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Obsession carried Boggs

Wade Boggs, who won a World Series title with the Yankees, was elected into the baseball Hall of Fame. 
 (Associated Press / The Spokesman-Review)
Wade Boggs, who won a World Series title with the Yankees, was elected into the baseball Hall of Fame. (Associated Press / The Spokesman-Review)
Fred Goodall Associated Press

TAMPA, Fla. — Wade Boggs rattled off the information without hesitation.

“April 26, 1982, off Rich Dotson. A base hit in the hole against Chicago in the first game of a doubleheader,” Boggs said, recalling the first hit of an 18-year major league career that led to his first-ballot election to the Hall of Fame on Tuesday. “Need anything else?”

A career .328 hitter who won five American League batting titles and finished with 3,010 hits, the 12-time All-Star also was known for an array of superstitious pregame and postgame rituals, as well as a near obsessive passion for detail.

He never considered himself a great player, merely a good one with an insatiable hunger for success.

“One of my biggest attributes is I love to prove people wrong. When they told me I couldn’t do something, it made me go out and work twice as hard as I thought I had to,” Boggs said. “If I thought 125 ground balls was enough, I took 175. If I thought 75 swings was enough, I went out and took 100.”

Although Boggs has gradually weaned himself from some of the superstitions that drove him during his playing days with the Red Sox, New York Yankees and Tampa Bay Devil Rays, he reverted to a couple of them Tuesday — waking up at 8:47 a.m. and eating his traditional game-day meal of chicken.

He even found meaning in the time he received the call – 12:26 p.m. – notifying him that had been elected by 91.86 percent of the ballots. He wore No. 12 with Boston and No. 26 with New York and Tampa Bay.

“This is the day every Little Leaguer dreams of. That if he has a great major league career that one day maybe he’ll get into the Hall of Fame,” he said.

Boggs’ biggest supporter for Cooperstown didn’t have a vote.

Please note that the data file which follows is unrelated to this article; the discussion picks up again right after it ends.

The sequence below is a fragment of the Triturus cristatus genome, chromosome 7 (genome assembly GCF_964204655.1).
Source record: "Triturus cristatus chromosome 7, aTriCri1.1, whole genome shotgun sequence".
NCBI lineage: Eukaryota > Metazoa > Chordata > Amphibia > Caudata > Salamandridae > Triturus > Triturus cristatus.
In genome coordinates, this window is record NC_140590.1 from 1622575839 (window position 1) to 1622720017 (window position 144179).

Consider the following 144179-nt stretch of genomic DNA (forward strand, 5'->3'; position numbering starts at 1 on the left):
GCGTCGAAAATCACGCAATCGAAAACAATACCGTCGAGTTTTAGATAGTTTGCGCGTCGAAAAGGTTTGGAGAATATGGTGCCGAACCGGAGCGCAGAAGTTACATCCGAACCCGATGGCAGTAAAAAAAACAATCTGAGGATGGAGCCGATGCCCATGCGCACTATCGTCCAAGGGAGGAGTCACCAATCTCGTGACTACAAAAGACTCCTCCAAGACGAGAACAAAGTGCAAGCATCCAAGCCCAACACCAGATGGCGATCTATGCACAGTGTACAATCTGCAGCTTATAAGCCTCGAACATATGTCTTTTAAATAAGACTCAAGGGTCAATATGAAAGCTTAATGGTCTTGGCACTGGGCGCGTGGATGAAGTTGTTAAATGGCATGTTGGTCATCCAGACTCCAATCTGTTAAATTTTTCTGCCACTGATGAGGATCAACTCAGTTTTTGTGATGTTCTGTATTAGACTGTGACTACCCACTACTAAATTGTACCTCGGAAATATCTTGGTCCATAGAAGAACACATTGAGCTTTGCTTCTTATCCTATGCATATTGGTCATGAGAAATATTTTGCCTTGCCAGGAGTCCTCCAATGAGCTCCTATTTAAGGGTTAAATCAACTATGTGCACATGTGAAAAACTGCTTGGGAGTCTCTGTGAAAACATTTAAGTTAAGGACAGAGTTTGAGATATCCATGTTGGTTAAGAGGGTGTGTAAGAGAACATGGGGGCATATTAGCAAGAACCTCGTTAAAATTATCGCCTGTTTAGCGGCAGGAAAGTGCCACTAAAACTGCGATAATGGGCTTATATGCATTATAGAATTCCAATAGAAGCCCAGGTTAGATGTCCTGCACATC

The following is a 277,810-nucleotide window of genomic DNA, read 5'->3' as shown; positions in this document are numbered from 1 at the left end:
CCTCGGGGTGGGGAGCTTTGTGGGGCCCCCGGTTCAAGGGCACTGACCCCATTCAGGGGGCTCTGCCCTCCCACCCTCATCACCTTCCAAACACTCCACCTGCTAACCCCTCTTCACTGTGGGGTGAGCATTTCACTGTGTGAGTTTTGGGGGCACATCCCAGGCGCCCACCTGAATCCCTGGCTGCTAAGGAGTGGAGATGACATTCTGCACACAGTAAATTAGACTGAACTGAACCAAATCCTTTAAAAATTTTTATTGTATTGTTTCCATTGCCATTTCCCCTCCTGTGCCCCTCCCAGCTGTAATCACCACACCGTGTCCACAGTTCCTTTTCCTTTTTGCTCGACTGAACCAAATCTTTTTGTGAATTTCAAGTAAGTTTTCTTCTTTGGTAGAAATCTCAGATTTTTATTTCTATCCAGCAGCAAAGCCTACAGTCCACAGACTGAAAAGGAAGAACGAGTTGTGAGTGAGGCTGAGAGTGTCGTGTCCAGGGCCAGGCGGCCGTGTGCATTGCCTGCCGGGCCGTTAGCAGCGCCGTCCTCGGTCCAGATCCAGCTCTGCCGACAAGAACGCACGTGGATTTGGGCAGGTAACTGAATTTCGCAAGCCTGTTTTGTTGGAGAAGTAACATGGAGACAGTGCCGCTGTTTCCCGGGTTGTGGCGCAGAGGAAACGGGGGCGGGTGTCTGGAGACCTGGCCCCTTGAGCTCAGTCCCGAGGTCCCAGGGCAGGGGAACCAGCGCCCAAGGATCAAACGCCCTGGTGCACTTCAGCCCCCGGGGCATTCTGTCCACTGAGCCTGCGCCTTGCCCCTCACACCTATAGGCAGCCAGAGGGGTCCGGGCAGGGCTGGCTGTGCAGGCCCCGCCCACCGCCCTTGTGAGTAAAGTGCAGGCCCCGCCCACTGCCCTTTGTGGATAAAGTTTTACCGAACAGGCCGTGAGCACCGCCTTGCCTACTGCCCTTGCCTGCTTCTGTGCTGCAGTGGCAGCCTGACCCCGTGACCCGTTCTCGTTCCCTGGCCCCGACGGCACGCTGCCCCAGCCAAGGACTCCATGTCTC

His father, Win, recalled how his son – then just 4 or 5 years old – would sit on the steps of their Tampa home with his bat and glove waiting for Win to come home from work. By the time Wade was 10, dad had a hunch he would be special.

“I knew it then. I just didn’t want to make a big deal about it,” Win Boggs said. “It was in his heart and in his mind. He had a fire burning in him, as far as baseball was concerned, that most people never even imagine.”

Boggs credits his father, who coached him in Little League and later took countless phone calls from him while he was in the minors, with making him the player he was.

He also thanked he wife Debbie for “cooking all that chicken” and son Brett, a high school center fielder, for accepting such a limited diet as a youngster.

“Probably the best batting tip that I ever got was how my father described my hitting ability. It’s wait, weight. … You wait on the ball and then transfer your weight, which has a lot of principles of the Charley Lau theory,” Boggs said.

“It doesn’t really sit well with the Ted Williams theory. I had to go head-to-head with Ted being in the Red Sox organization. Ted was always a hips-to-hand man. But the thing about it is, you have to stick with something that works and not try to deviate too far from it to be successful. I knew how I could be successful and contribute the most that I could and that was the direction I went.”

Boggs was with the Red Sox for 11 seasons, winning batting titles in 1983 and from 1985-88. He spent five years in New York, helping the Yankees win the 1996 World Series and finished his career with a two-year stint with his hometown Devil Rays, becoming the first player to homer for a 3,000th hit in 1999.

He left baseball after briefly serving as a special assistant and hitting instructor for Tampa Bay to spend more time with his family and work as a volunteer coach for his son’s high school team.

Boggs said he has no preference for whether he enters the Hall as a Red Sox, Yankee or Devil Ray. Boston would appear to be the front-runner.

“Whichever one they pick,” he said.

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